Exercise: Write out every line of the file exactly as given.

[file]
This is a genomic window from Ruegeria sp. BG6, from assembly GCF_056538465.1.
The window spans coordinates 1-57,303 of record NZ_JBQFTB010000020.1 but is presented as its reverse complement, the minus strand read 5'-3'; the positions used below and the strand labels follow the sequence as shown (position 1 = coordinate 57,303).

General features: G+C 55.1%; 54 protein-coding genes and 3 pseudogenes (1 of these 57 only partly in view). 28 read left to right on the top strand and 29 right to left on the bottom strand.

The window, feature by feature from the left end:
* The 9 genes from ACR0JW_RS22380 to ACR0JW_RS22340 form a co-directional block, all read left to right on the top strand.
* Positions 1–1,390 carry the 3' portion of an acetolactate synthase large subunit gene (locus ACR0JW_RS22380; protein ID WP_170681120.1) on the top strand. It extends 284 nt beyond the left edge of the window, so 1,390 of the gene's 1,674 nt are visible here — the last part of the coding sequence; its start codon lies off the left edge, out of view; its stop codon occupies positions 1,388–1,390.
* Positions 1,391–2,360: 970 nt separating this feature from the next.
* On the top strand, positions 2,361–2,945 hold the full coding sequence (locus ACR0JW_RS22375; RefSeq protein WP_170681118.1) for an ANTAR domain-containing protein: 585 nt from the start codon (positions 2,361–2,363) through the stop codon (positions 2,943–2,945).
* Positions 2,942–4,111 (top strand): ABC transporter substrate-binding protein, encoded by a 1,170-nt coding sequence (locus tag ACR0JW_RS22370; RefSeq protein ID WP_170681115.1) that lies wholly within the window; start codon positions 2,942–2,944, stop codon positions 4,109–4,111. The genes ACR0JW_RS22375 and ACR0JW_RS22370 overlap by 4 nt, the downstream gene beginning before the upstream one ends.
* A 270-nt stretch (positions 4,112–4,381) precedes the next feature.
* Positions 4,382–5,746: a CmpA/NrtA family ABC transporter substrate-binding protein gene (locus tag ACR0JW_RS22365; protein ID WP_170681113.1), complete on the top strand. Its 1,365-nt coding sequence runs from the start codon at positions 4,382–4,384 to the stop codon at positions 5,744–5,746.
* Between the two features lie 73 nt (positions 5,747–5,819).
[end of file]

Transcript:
This is a genomic window from Ruegeria sp. BG6, from assembly GCF_056538465.1.
The window spans coordinates 1-57,303 of record NZ_JBQFTB010000020.1 but is presented as its reverse complement, the minus strand read 5'-3'; the positions used below and the strand labels follow the sequence as shown (position 1 = coordinate 57,303).

General features: G+C 55.1%; 54 protein-coding genes and 3 pseudogenes (1 of these 57 only partly in view). 28 read left to right on the top strand and 29 right to left on the bottom strand.

The window, feature by feature from the left end:
* The 9 genes from ACR0JW_RS22380 to ACR0JW_RS22340 form a co-directional block, all read left to right on the top strand.
* Positions 1–1,390 carry the 3' portion of an acetolactate synthase large subunit gene (locus ACR0JW_RS22380; protein ID WP_170681120.1) on the top strand. It extends 284 nt beyond the left edge of the window, so 1,390 of the gene's 1,674 nt are visible here — the last part of the coding sequence; its start codon lies off the left edge, out of view; its stop codon occupies positions 1,388–1,390.
* Positions 1,391–2,360: 970 nt separating this feature from the next.
* On the top strand, positions 2,361–2,945 hold the full coding sequence (locus ACR0JW_RS22375; RefSeq protein WP_170681118.1) for an ANTAR domain-containing protein: 585 nt from the start codon (positions 2,361–2,363) through the stop codon (positions 2,943–2,945).
* Positions 2,942–4,111 (top strand): ABC transporter substrate-binding protein, encoded by a 1,170-nt coding sequence (locus tag ACR0JW_RS22370; RefSeq protein ID WP_170681115.1) that lies wholly within the window; start codon positions 2,942–2,944, stop codon positions 4,109–4,111. The genes ACR0JW_RS22375 and ACR0JW_RS22370 overlap by 4 nt, the downstream gene beginning before the upstream one ends.
* A 270-nt stretch (positions 4,112–4,381) precedes the next feature.
* Positions 4,382–5,746: a CmpA/NrtA family ABC transporter substrate-binding protein gene (locus tag ACR0JW_RS22365; protein ID WP_170681113.1), complete on the top strand. Its 1,365-nt coding sequence runs from the start codon at positions 4,382–4,384 to the stop codon at positions 5,744–5,746.
* Between the two features lie 73 nt (positions 5,747–5,819).